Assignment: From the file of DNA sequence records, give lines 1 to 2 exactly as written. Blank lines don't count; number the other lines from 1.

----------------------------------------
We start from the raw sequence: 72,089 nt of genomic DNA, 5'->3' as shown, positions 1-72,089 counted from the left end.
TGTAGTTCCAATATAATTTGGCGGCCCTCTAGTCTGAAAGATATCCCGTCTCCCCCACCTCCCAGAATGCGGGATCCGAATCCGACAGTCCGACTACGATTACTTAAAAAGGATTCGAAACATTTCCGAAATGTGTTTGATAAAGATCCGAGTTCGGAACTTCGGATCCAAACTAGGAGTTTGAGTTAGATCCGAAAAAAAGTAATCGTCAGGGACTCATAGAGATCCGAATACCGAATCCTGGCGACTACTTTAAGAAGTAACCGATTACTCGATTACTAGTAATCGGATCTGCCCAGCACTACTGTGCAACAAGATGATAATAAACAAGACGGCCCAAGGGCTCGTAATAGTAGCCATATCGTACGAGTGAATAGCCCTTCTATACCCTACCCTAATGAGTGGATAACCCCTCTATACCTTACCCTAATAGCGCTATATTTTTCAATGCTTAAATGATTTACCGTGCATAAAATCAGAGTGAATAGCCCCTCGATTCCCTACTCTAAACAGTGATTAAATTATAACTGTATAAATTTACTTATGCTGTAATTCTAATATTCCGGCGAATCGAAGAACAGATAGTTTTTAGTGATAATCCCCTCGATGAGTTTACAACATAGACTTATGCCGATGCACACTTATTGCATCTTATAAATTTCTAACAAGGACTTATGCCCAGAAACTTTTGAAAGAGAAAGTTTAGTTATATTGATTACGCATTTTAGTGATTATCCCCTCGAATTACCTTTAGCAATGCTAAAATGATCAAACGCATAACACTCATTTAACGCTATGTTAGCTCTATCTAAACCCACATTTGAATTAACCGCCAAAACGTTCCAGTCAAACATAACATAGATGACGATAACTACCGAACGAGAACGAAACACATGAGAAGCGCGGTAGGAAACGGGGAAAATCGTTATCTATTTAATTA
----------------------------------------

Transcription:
We start from the raw sequence: 72,089 nt of genomic DNA, 5'->3' as shown, positions 1-72,089 counted from the left end.
TGTAGTTCCAATATAATTTGGCGGCCCTCTAGTCTGAAAGATATCCCGTCTCCCCCACCTCCCAGAATGCGGGATCCGAATCCGACAGTCCGACTACGATTACTTAAAAAGGATTCGAAACATTTCCGAAATGTGTTTGATAAAGATCCGAGTTCGGAACTTCGGATCCAAACTAGGAGTTTGAGTTAGATCCGAAAAAAAGTAATCGTCAGGGACTCATAGAGATCCGAATACCGAATCCTGGCGACTACTTTAAGAAGTAACCGATTACTCGATTACTAGTAATCGGATCTGCCCAGCACTACTGTGCAACAAGATGATAATAAACAAGACGGCCCAAGGGCTCGTAATAGTAGCCATATCGTACGAGTGAATAGCCCTTCTATACCCTACCCTAATGAGTGGATAACCCCTCTATACCTTACCCTAATAGCGCTATATTTTTCAATGCTTAAATGATTTACCGTGCATAAAATCAGAGTGAATAGCCCCTCGATTCCCTACTCTAAACAGTGATTAAATTATAACTGTATAAATTTACTTATGCTGTAATTCTAATATTCCGGCGAATCGAAGAACAGATAGTTTTTAGTGATAATCCCCTCGATGAGTTTACAACATAGACTTATGCCGATGCACACTTATTGCATCTTATAAATTTCTAACAAGGACTTATGCCCAGAAACTTTTGAAAGAGAAAGTTTAGTTATATTGATTACGCATTTTAGTGATTATCCCCTCGAATTACCTTTAGCAATGCTAAAATGATCAAACGCATAACACTCATTTAACGCTATGTTAGCTCTATCTAAACCCACATTTGAATTAACCGCCAAAACGTTCCAGTCAAACATAACATAGATGACGATAACTACCGAACGAGAACGAAACACATGAGAAGCGCGGTAGGAAACGGGGAAAATCGTTATCTATTTAATTA